By ERIC TUCKER AND JONATHAN LEMIRE
Friday, November 9
WASHINGTON (AP) — President Donald Trump distanced himself Friday from his new acting attorney general, Matthew Whitaker, whose past business ties and comments on the Russia investigation and other topics have drawn scrutiny.
Speaking to reporters Friday, Trump said: “I don’t know Matt Whitaker. Matt Whitaker worked for Jeff Sessions, and he was always extremely highly thought of, and he still is. But I didn’t know Matt Whitaker. He worked for Attorney General (Jeff) Sessions.”
That contradicted remarks Trump made on Fox News last month, when he called Whitaker “a great guy” and said “I mean, I know Matt Whitaker.
Trump elevated Whitaker to the post on Wednesday after forcing out Sessions, installing a Republican Party loyalist to oversee the special counsel investigation into possible ties between Russia and the president’s 2016 campaign.
Since then, Whitaker, who had been Sessions’ chief of staff, has faced pressure from Democrats to recuse himself from overseeing special counsel Robert Mueller, based on critical comments he made about the investigation before joining the Justice Department last year.
Those include an op-ed in which he said Mueller would be straying outside his mandate if he investigated Trump family finances and a talk radio interview in which he maintained that there was no evidence of collusion between the Kremlin and the Trump campaign. There have also been reports about past comments questioning the power and reach of the federal judiciary, and about his ties to an invention-promotion company that was accused of misleading investors.
Legal scholars, meanwhile, have debated the constitutionality of Whitaker’s appointment, with some lawyers saying it is illegal because Whitaker has not been confirmed by the Senate.
Despite Trump’s distancing himself from Whitaker, two Republicans close to the president said he had enjoyed Whitaker’s TV appearances and the two had struck a bond. Those TV appearances included one on CNN in which Whitaker suggested that the Mueller probe could be starved of resources.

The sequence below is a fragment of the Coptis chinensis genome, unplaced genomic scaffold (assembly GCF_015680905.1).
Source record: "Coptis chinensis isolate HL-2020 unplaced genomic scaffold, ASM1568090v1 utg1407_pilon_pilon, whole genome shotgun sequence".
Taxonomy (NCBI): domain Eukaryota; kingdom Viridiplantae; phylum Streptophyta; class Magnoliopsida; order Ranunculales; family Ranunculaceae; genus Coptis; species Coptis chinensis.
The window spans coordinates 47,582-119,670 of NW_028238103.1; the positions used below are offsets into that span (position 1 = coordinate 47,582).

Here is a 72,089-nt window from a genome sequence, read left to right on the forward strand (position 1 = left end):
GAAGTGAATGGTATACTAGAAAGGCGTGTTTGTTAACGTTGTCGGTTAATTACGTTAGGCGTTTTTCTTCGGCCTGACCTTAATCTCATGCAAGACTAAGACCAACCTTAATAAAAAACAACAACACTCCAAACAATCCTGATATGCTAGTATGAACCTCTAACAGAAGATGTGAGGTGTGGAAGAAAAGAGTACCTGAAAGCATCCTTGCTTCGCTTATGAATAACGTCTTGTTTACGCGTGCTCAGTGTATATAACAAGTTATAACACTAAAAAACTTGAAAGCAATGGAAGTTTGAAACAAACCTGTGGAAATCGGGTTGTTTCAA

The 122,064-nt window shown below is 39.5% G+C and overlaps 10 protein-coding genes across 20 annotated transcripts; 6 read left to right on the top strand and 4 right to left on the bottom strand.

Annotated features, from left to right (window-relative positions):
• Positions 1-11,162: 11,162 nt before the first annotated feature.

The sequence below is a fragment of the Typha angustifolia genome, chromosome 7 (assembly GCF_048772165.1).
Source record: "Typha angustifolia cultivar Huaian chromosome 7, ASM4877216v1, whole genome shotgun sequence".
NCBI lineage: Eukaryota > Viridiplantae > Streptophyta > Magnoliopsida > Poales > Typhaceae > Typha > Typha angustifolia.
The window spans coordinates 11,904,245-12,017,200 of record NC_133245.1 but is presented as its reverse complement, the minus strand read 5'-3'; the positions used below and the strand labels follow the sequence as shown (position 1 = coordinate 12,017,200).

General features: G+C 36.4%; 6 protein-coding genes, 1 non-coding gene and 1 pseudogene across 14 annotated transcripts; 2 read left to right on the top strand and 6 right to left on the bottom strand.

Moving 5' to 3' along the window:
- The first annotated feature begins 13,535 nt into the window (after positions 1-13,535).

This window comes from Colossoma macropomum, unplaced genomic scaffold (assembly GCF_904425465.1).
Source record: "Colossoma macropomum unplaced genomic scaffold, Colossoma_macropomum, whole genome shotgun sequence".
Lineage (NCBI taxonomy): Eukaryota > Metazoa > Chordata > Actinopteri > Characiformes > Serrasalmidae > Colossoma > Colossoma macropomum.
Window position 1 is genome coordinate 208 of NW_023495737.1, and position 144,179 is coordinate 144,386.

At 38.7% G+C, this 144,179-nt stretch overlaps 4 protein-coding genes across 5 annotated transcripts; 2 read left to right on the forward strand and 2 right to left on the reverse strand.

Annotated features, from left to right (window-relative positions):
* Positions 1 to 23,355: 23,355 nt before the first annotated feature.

Trump told associates that he felt that Whitaker would be “loyal” and would not have recused himself from the Russia probe as Sessions had done, according to the Republicans, who were not authorized to speak publicly about private conversations.
In his comments Friday, he said he had not spoken with Whitaker about Mueller’s investigation, which until now has been overseen by Deputy Attorney General Rod Rosenstein.
Of the scrutiny Whitaker is facing, Trump said: “It’s a shame that no matter who I put in they go after.”
“He was very, very highly thought of, and still is highly thought of, but this only comes up because anybody that works for me, they do a number on them,” Trump said.
In Kentucky, Senate Majority Leader Mitch McConnell said he expects Trump to nominate a new permanent attorney general “pretty quickly.” McConnell said he expects Whitaker to be “a very interim” attorney general.
Trump has not said whom he will nominate to replace Sessions. That candidate, unlike Whitaker, would have to be confirmed by the Senate.
Former New Jersey Gov. Chris Christie is said to be a candidate, along with Labor Secretary Alex Acosta and Health and Human Services Secretary Alex Azar, among others.
Trump told reporters he has not discussed the post with Christie, who he said was “a friend of mine” and “a good man.”
Acting attorney general has questioned Mueller investigation
By RYAN J. FOLEY
Thursday, November 8
IOWA CITY, Iowa (AP) — The man who will serve at least temporarily as the nation’s top law enforcement official is a relatively inexperienced Republican Party loyalist from Iowa who has called for limiting special counsel Robert Mueller’s investigation.
Matthew G. Whitaker, 49, will become the nation’s acting attorney general following the forced resignation of Jeff Sessions. President Donald Trump announced the appointment Wednesday, saying on Twitter that Whitaker “will serve our Country well” and that a permanent attorney general will be nominated later.
The former federal prosecutor served as Sessions’ chief of staff for one year.
The bulk of Whitaker’s relevant experience came when he served as U.S. attorney for the Southern District of Iowa from 2004 until 2009, a position for which he was recommended by Iowa Republican Sen. Chuck Grassley, now chairman of the Senate Judiciary Committee. In that role, the telegenic former college football player managed attorneys who prosecuted federal crimes and represented the government in civil matters in half of Iowa.
Recent acting and permanent attorneys general have been longtime government lawyers or high-ranking politicians with more experience navigating Washington than Whitaker.
Critics worry that Whitaker may be unlikely or unwilling to defend the Department of Justice’s independence against political interference by the White House, given his history of partisanship and loyalty to Trump. Senate Minority Leader Chuck Schumer said Wednesday that Whitaker should recuse himself from overseeing the Mueller investigation given his previous public comments that appeared to exhibit hostility toward the inquiry.